Warning

 

Close

Confirm Action

Are you sure you wish to do this?

Confirm Cancel
Member Login
Posted: 10/28/2004 4:18:28 PM EST
THE GRAY WOLF: Deutsche Unterseeboot U212

It weighs over 3.6 million lbs., but can still effortlessly sneak up on you. Say "Güten tag" to the newest non-nuclear submarine currently in production - Germany's U212.


A Tall Tale of a Vessel? The Deutsche Unterseeboot U212.

The U212 : The Skinny


Name:
Deutche Unterseeboot U212

Type of Equipment:
Submarine

Killer Features:
Submerged operation capability far superior to that of older diesel-electric submarines.
Capable of remaining submerged for 3 weeks.
Anti-ship torpedoes have a range of more than 50km.
Newest non-nuclear submarine currently in production.
First submarine to field a functional and effective AIP system

It can lay silently submerged for weeks (to better watch you); it uses an integrated DBQS-40 sonar system (to better hear you); and, it is equipped with a heavyweight torpedo weapon system (to better hurt you). As the newest non-nuclear submarine currently in production, the Deutche Unterseeboot U212 is one "wolf" Little Red Riding Hood would never confuse with her grandmother.

Like any tall tale, the capabilities of the U212 seem far-fetched. For starters, it is capable of being underwater for up to three consecutive weeks -- THREE WEEKS! You try holding your breathe that long!

The secret behind the U212's underwater endurance lies in its air-independent propulsion (AIP) system. Developed by Howaldtswerke-Deutsche Werft GmbH (HDW), the U212's AIP system uses a silently operating fuel cell plant. The plant, running on nine 34-kilowatt Siemens polymer electrolyte membrane (PEM) hydrogen fuel cells , allows the submarine to remain submerged for weeks at a time without surfacing, ideal for extended underwater/ low speed operations. Without a need to snorkel, the AIP system also allows the U212 to operate silently without emitting exhaust heat, reducing detection.

The U212 also uses a state-of-the-art sensory system (As good ol' granny would say, "To better hear you with."). An integrated DBQS-40 sonar system aboard incorporates the following: a cylindrical array for passive medium-frequency detection; a TAS-3 low-frequency towed array sonar; a FAS-3 flank array sonar for low/medium frequency detection; a passive ranging sonar; a hostile sonar intercept system; and, an active high-frequency mine detection sonar - the STN Atlas Elektronik MOA 3070.

So, it can pounce like a wolf and hear like a wolf, but how strong is its bite?

Much like a wild animal, you wouldn't want to anger a U212. Besides carrying up to 24 sea mines externally, the submarine is armed with the DM2A4 torpedo from STN Atlas Elektronik. The DM2A4 -- aka Seahake Mod 4 -- is an electrically-driven torpedo that has a range of more than 27 nautical miles (50km) and a speed of approximately 50 kts. The DM2A4 uses new, conformal acquisition sonar, featuring 38 staves (152 transducers), which produce pre-formed, wide-angle beams. In addition, the Seahake utilizes a 250kg hexagon/RDT/aluminum high-explosive warhead (equivalent to 460kg of TNT) with magnetic influence and contact fuzes, as well as a wake sensor to improve torpedo counter-countermeasures capabilities.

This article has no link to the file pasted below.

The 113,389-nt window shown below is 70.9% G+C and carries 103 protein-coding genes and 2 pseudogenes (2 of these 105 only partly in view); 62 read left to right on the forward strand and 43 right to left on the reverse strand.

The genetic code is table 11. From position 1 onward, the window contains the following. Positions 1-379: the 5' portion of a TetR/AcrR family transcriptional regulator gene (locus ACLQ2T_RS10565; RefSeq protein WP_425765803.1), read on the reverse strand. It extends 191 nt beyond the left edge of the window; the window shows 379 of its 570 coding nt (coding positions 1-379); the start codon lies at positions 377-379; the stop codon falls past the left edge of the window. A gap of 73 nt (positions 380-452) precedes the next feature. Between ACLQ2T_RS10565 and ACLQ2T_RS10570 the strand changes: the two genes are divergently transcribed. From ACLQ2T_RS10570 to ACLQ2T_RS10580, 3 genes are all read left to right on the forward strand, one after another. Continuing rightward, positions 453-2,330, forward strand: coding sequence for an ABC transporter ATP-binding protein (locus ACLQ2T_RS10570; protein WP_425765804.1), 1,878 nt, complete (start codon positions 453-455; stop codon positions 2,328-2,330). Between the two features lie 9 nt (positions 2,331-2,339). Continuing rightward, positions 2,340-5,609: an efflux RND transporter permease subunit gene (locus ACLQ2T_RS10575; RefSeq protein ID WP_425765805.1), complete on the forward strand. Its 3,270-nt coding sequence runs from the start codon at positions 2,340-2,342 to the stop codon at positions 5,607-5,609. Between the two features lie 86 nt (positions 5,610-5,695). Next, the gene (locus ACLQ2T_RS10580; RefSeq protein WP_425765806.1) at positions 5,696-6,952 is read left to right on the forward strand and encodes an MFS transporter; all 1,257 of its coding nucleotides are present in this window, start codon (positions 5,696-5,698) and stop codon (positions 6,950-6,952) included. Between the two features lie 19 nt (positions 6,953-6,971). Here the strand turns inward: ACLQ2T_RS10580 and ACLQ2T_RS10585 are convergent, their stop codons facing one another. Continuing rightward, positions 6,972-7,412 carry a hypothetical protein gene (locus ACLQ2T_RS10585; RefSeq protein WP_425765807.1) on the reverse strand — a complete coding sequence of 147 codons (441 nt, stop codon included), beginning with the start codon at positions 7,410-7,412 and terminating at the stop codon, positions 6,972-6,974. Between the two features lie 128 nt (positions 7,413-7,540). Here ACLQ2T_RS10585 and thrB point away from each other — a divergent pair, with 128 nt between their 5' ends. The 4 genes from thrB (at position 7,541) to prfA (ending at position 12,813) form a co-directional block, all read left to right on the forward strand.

Additionally, the U212's torpedo launchers have something most other submarines do not have -- a water ram expulsion system. Don't you wish you had one? Whereas the 688 Los Angeles class launches torpedoes using "noisy" compressed air, the Type 212's water ram expulsion system ejects the torpedo from the tube without the launch "transient" associated with using compressed air. In other words, the 212 can fire torpedoes stealthily, reducing the possibility for a counter attack. (Can you hear the high praises of its 27-man crew, including the U212's 5 officers?)

To further protect itself, the U212 employs the TAU 2000 torpedo system. Used as a countermeasure, the TAU 2000 has four launch containers, each with up to ten discharge tubes equipped with effectors. Effectors are small underwater vehicles similar in appearance to a torpedo that act as decoys or jammers. When deployed in multiple numbers, effectors use hydrophones and acoustic emitters to counter torpedoes in re-attack mode. (The crew is on its feet!)

A successful endeavor: the U212.

CONCLUSION

Initially, an order of four Type 212 submarines was placed by the German government in 1998: two to be built by Howaldtswerke-Deutsche Werft AG (HDW) in Kiel and two by Thyssen Nordseewerke GmbH (TNSW) in Emden. Now, two submarines of the same design are being built by Fincantieri for the Italian Navy.